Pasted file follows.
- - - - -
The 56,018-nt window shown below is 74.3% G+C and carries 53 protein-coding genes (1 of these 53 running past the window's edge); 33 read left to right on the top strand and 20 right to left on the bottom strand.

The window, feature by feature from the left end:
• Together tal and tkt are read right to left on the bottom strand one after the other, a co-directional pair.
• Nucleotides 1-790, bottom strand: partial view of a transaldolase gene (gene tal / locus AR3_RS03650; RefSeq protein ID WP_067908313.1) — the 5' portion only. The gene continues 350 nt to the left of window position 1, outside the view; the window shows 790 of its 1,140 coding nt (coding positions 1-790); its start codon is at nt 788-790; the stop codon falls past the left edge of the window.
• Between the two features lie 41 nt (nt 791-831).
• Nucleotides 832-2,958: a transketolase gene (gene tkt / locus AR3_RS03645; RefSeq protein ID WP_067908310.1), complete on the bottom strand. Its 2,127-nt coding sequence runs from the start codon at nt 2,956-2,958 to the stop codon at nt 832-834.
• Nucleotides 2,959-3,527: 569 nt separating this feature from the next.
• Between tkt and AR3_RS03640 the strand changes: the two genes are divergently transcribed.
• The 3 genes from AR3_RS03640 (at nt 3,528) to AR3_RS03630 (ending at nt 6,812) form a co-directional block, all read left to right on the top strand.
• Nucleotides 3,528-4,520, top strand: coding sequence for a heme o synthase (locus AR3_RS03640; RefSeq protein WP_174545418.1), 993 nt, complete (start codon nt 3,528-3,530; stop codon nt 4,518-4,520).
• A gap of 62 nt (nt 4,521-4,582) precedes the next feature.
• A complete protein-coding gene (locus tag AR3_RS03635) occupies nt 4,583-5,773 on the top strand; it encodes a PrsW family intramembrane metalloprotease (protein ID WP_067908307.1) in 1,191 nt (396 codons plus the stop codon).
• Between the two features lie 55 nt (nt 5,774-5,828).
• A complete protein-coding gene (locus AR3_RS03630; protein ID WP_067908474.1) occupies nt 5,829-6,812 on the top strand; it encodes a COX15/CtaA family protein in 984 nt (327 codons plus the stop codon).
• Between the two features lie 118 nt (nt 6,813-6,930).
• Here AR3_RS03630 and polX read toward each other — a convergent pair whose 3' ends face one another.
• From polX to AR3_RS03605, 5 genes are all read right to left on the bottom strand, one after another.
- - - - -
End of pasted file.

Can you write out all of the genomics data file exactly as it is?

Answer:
The 56,018-nt window shown below is 74.3% G+C and carries 53 protein-coding genes (1 of these 53 running past the window's edge); 33 read left to right on the top strand and 20 right to left on the bottom strand.

The window, feature by feature from the left end:
• Together tal and tkt are read right to left on the bottom strand one after the other, a co-directional pair.
• Nucleotides 1-790, bottom strand: partial view of a transaldolase gene (gene tal / locus AR3_RS03650; RefSeq protein ID WP_067908313.1) — the 5' portion only. The gene continues 350 nt to the left of window position 1, outside the view; the window shows 790 of its 1,140 coding nt (coding positions 1-790); its start codon is at nt 788-790; the stop codon falls past the left edge of the window.
• Between the two features lie 41 nt (nt 791-831).
• Nucleotides 832-2,958: a transketolase gene (gene tkt / locus AR3_RS03645; RefSeq protein ID WP_067908310.1), complete on the bottom strand. Its 2,127-nt coding sequence runs from the start codon at nt 2,956-2,958 to the stop codon at nt 832-834.
• Nucleotides 2,959-3,527: 569 nt separating this feature from the next.
• Between tkt and AR3_RS03640 the strand changes: the two genes are divergently transcribed.
• The 3 genes from AR3_RS03640 (at nt 3,528) to AR3_RS03630 (ending at nt 6,812) form a co-directional block, all read left to right on the top strand.
• Nucleotides 3,528-4,520, top strand: coding sequence for a heme o synthase (locus AR3_RS03640; RefSeq protein WP_174545418.1), 993 nt, complete (start codon nt 3,528-3,530; stop codon nt 4,518-4,520).
• A gap of 62 nt (nt 4,521-4,582) precedes the next feature.
• A complete protein-coding gene (locus tag AR3_RS03635) occupies nt 4,583-5,773 on the top strand; it encodes a PrsW family intramembrane metalloprotease (protein ID WP_067908307.1) in 1,191 nt (396 codons plus the stop codon).
• Between the two features lie 55 nt (nt 5,774-5,828).
• A complete protein-coding gene (locus AR3_RS03630; protein ID WP_067908474.1) occupies nt 5,829-6,812 on the top strand; it encodes a COX15/CtaA family protein in 984 nt (327 codons plus the stop codon).
• Between the two features lie 118 nt (nt 6,813-6,930).
• Here AR3_RS03630 and polX read toward each other — a convergent pair whose 3' ends face one another.
• From polX to AR3_RS03605, 5 genes are all read right to left on the bottom strand, one after another.